“Poetic and prophetic, this could be the most important book of the year. . . . Read this book and rise up against net regimentation!”
—The Times (London)
“[Lanier’s] argument will make intuitive sense to anyone concerned with questions of propriety, responsibility, and authenticity.”
—The New Yorker
“Inspired, infuriating and utterly necessary. . . . Lanier tells of the loss of a hi-tech Eden, of the fall from play into labour, obedience and faith. Welcome to the century’s first great plea for a ‘new digital humanism’ against the networked conformity of cyber-space. This eloquent, eccentric riposte comes from a sage of the virtual world who assures us that, in spite of its crimes and follies, ‘I love the internet.’ That provenance will only deepen its impact, and broaden its appeal.”
—The Independent (London)
“Fascinating and provocative. . . . Destined to become a must-read for both critics and advocates of online-based technology and culture.”
About the Author
Jaron Lanier is known as the father of virtual reality technology and has worked on the interface between computer science and medicine, physics, and neuroscience. He lives in Berkeley, California.
Visit the author's website at www.jaronlanier.com.
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The author seems limited in his exposure to social networks to some amorphous mob of illiterate, purposeless, yet technology-literate people. His put-down of anonymous crowd-sourced content refuses to see that it should be treated in its own terms. Wikipedia is not the Bible, it is not Shakespeare, and it is not the Encyclopedia Britannica. But neither is any of those the others. A simple example to refute his hypothesis is the use of social networks for social revolution. Surely this could not have come about if some very clever programmer had set out to create software for that purpose. What's great about these amorphous crowd contribution systems is their emergent properties, including uses that could not have been foreseen by some intelligent design.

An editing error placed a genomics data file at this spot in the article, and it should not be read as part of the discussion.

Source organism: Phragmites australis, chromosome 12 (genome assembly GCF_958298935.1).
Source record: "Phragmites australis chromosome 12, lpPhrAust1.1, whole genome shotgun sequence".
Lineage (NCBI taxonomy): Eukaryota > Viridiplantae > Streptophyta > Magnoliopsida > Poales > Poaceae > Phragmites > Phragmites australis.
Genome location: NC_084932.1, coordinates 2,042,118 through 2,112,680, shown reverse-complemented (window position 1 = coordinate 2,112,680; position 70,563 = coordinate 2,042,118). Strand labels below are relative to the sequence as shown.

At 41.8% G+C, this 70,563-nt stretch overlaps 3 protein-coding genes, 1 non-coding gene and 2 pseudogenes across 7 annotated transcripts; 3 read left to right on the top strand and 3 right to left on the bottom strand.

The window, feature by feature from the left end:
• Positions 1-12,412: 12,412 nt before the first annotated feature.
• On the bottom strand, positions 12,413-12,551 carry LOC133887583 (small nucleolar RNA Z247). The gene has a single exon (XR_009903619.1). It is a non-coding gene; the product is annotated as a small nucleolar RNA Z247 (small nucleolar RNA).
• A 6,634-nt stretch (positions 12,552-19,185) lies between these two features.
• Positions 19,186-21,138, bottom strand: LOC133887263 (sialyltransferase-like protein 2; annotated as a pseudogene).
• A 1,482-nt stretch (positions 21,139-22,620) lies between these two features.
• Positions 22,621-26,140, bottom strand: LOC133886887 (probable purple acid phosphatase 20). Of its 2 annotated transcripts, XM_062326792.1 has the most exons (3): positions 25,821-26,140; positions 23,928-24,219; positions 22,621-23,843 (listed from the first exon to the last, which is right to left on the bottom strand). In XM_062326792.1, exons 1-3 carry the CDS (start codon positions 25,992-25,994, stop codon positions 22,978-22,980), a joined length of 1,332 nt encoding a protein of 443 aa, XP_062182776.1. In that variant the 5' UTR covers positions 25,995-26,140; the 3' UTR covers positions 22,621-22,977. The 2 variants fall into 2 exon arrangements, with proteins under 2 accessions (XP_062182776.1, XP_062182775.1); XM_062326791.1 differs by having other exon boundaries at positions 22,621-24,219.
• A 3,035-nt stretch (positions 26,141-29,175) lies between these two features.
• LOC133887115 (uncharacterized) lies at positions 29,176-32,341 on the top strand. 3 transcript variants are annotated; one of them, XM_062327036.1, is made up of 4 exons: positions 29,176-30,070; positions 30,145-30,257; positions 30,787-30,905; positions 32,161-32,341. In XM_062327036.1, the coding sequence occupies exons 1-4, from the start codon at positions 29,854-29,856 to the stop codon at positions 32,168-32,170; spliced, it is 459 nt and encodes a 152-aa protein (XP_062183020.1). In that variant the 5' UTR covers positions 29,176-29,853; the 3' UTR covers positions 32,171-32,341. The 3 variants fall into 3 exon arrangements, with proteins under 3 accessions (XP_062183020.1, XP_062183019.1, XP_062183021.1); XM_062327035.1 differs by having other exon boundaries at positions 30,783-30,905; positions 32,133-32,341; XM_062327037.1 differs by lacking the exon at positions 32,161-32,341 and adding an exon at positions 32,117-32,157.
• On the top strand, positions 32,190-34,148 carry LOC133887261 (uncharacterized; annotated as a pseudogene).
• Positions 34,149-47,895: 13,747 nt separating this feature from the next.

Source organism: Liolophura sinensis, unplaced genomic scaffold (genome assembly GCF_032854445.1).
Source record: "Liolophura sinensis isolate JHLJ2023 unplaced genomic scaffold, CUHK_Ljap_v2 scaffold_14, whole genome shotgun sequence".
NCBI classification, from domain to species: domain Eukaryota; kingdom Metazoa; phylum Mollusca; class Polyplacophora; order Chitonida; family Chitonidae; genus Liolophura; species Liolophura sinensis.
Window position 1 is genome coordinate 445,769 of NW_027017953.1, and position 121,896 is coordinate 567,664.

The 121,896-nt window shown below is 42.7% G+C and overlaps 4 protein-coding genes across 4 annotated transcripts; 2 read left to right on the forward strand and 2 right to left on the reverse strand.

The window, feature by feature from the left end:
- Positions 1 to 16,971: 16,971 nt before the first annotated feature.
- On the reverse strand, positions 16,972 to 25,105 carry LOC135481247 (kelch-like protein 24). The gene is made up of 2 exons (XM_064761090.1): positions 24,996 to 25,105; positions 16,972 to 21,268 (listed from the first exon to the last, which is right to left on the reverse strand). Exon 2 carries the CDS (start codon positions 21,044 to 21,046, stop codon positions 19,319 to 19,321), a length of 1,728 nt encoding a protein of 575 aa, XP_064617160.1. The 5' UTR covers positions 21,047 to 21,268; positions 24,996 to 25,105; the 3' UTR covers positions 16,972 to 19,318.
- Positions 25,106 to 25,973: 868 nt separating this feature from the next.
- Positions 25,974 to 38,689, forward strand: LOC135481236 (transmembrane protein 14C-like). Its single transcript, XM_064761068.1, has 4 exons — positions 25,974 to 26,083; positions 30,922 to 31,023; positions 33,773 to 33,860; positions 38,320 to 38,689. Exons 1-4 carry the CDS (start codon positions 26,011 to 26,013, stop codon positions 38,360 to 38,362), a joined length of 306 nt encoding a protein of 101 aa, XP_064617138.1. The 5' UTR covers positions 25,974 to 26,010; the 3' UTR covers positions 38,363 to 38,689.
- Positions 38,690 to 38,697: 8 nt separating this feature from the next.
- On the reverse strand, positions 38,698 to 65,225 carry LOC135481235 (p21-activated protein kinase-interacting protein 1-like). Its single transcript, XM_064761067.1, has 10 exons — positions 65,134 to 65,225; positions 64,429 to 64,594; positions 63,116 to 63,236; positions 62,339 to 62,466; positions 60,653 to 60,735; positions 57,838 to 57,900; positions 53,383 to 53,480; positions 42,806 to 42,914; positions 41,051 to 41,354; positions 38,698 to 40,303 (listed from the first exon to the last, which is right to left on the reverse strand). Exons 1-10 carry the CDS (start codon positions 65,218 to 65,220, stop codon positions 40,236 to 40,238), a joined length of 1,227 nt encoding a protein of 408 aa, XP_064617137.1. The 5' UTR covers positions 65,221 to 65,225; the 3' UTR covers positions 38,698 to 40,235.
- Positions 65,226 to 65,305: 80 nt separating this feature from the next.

Having started off with a flawed basis, the book continues to build a flawed edifice to contrarian thought. Certainly useful for defining what to disagree with.
It sounds like Lanier recommends friends don't let friends communicate via Facebook - they do it on the phone or in person. But the direction we are taking instead reduces interaction, kills creativity, journalism, music, science....it's not as pretty as predicted.
These are truly valuable criticisms, and this is an important, if flawed book. Flawed because after a hundred page pounding of logic and evidence, Lanier spends the second hundred pages telling us how wonderful it is to be a scientist and play with humans and cuttlefish. I was particularly annoyed with a gratuitous couple of paragraphs devoted to swearing, which which he says might be connected to parts of the brain controlling orifices and obscenity.
Well, to my knowledge, swearing is purely cultural, not physiological. In Quebec, the worst swearing is against the Catholic Church, Translated into English "Christ Tabernacle" sounds like something WC Fields said to skirt the censors. But it's the most vile thing you can say in polite conversation in Montreal. On the other hand Motherf----r doesn't translate into French at all. And what's any of this got to do with online reductionism? Zilch - is my point. The last 100 pages is full of such diversions.